“We wanted them to get out of the pressure zones, their everyday zones, to connect with their emotions,” adds the filmmaker. A total of 19 young people camped there, including the defendants, all waiting for Gómez’s visit. The camera witnessed conversations and hugs without intervening in any way. However, there was a script with some topics that had been agreed upon in advance; the matter of the consequences of not paying the fine, for instance, was crucial to round off production. None of those involved was fully aware of the situation of the others, perhaps out of anger or shame. The issue came up for the first time during a sequence shot that oozes truth. Some of them were close to giving up. The fine they have to pay is higher than their rent. Others refuse to end up in jail, and will bear the weight on behalf of others.
At this point, it could be said that the film shapes the reality. “We were no longer faced with the simple documentation of the facts with which we started the movie; it was not fiction, either. Everything happened spontaneously,” states Rojo. Behind the tact of the images is his sensitive view of a reality that lends itself to clichés. That is the trademark of the Brbr collective, of which both directors are part, rooted in Madrid’s underground scene. They are also responsible for some of C. Tangana’s videos, although they devote most of their time to advertising communication. For their first feature film they bet on a raw portrait of alienation, loss, power and friendship. A friendship that also binds them to Gómez, who had already worked with them as an actor. “The film is only a very small part of the journey we have taken together. The change in the collective dynamic is evident, now they talk about things, they are more transparent among themselves,” Villar concludes.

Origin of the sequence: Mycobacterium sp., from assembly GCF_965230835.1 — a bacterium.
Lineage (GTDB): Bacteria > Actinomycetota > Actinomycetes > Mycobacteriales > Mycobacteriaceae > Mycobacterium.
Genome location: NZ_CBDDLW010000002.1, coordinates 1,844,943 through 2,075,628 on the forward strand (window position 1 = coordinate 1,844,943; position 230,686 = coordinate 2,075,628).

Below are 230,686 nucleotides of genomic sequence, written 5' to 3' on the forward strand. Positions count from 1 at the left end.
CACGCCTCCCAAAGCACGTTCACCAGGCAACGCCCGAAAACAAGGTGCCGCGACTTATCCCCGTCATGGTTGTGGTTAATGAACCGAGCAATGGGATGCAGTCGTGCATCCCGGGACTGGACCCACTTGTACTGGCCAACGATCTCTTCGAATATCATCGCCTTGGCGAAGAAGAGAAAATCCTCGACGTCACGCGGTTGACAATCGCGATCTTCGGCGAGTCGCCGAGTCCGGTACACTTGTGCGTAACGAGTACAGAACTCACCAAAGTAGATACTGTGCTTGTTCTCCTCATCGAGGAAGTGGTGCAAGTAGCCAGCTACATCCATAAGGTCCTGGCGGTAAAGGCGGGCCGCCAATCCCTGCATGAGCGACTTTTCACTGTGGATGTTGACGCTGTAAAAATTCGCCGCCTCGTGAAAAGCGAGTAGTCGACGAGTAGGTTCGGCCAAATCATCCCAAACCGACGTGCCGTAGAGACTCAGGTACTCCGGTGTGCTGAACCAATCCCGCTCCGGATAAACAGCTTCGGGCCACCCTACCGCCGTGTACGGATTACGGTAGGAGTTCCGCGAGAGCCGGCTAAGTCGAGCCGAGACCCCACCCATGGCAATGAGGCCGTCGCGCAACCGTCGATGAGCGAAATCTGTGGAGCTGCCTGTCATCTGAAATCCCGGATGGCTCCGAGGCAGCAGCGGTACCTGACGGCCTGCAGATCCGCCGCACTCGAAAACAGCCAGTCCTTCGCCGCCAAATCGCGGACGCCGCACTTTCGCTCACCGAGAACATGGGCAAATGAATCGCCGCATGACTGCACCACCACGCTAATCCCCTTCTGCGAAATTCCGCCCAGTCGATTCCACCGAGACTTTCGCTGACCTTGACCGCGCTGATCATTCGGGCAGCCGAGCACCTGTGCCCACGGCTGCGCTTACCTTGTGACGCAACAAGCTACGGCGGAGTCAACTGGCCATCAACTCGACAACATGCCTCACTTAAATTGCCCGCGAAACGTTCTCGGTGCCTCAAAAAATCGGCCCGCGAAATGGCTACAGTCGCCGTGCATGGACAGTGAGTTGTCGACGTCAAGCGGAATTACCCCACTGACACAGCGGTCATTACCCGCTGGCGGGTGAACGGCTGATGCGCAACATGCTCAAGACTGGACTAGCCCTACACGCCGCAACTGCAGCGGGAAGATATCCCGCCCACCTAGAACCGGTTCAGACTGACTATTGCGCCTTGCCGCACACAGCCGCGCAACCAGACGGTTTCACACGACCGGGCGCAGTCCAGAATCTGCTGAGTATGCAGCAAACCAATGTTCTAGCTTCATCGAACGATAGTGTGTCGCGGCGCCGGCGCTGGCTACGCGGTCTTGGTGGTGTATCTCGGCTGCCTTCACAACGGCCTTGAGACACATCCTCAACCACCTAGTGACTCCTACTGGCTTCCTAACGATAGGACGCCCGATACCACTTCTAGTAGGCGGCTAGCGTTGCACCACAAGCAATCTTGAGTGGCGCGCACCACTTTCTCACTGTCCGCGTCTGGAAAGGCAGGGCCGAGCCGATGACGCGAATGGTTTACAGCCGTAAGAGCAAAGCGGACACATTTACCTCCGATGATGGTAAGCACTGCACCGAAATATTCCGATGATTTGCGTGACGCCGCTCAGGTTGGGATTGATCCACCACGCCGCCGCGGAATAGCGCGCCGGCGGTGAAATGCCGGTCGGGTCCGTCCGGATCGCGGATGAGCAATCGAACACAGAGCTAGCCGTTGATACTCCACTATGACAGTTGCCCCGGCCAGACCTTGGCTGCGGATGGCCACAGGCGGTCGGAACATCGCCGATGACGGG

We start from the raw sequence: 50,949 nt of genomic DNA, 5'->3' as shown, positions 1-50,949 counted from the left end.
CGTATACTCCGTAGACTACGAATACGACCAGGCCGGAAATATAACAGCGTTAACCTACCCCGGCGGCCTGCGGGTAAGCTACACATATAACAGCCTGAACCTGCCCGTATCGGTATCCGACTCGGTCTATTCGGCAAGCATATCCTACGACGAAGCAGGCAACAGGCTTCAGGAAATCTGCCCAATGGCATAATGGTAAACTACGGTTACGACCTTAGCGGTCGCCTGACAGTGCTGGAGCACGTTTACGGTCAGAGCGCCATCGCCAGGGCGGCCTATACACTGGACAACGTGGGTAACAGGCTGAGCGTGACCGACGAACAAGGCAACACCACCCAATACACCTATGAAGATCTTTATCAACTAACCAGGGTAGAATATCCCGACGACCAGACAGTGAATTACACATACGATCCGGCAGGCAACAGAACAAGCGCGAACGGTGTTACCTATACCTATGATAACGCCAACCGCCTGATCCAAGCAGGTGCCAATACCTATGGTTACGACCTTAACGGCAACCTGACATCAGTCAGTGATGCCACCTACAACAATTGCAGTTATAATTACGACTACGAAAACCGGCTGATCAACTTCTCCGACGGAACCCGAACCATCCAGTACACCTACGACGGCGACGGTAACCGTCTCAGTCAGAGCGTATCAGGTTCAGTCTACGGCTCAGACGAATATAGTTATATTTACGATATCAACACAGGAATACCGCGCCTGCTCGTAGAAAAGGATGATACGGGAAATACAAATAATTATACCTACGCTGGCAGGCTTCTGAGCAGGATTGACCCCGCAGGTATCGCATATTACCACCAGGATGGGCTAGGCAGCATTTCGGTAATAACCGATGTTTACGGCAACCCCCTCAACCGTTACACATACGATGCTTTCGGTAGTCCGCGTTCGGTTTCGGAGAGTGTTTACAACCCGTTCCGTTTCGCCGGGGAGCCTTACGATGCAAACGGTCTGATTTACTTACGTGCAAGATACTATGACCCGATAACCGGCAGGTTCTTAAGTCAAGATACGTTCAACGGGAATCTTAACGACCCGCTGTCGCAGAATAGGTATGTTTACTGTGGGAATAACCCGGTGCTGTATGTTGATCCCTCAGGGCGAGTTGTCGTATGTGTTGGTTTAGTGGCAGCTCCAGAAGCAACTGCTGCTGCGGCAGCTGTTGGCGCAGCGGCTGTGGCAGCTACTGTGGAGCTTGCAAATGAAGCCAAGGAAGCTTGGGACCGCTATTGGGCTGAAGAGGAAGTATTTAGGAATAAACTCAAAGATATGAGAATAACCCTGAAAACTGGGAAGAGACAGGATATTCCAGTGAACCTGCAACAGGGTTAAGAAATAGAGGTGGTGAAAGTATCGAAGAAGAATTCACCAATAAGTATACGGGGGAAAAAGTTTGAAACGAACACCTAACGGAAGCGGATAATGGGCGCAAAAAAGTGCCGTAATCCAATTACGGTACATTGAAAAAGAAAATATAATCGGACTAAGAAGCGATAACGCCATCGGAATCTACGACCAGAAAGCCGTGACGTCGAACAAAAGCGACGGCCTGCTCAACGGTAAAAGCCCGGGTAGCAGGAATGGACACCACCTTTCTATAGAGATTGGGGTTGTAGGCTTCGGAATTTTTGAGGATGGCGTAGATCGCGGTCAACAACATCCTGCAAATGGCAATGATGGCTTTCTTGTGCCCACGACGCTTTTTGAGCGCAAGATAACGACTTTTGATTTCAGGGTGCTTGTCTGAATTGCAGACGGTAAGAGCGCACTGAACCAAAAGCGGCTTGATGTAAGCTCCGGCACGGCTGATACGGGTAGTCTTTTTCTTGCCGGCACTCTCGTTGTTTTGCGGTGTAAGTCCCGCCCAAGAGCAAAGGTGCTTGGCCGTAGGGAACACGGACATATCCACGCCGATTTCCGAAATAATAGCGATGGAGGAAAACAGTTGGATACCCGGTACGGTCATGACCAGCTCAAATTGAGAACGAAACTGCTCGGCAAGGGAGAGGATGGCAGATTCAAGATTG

The best proof that the project transcends the screen is called Yamel, another of the affected. Throughout the film, he expresses his fear of going to jail; today, as in a self-fulfilling prophecy, he is in prison for causes unrelated to the fight. Visiting him and writing him often are two resolutions of the group, which otherwise has not suffered any more casualties and is at peace with the law. Celebrating a year of freedom, Gómez closes his eyelids tightly and confesses: “I want to let my guard down, share my problems so they don’t weigh me down. I had to hit bottom to get well. When I was little, things could have been explained to me in a different way, without accumulating so much hatred, which distances you from people. Now I’m happy to help out a friend, to offer my little tricks to move forward, as other fuckers did with me.” In the process, he has gotten rid of his ghosts, and the Bad Family is closer than ever.
Sign up for our weekly newsletter to get more English-language news coverage from EL PAÍS USA Edition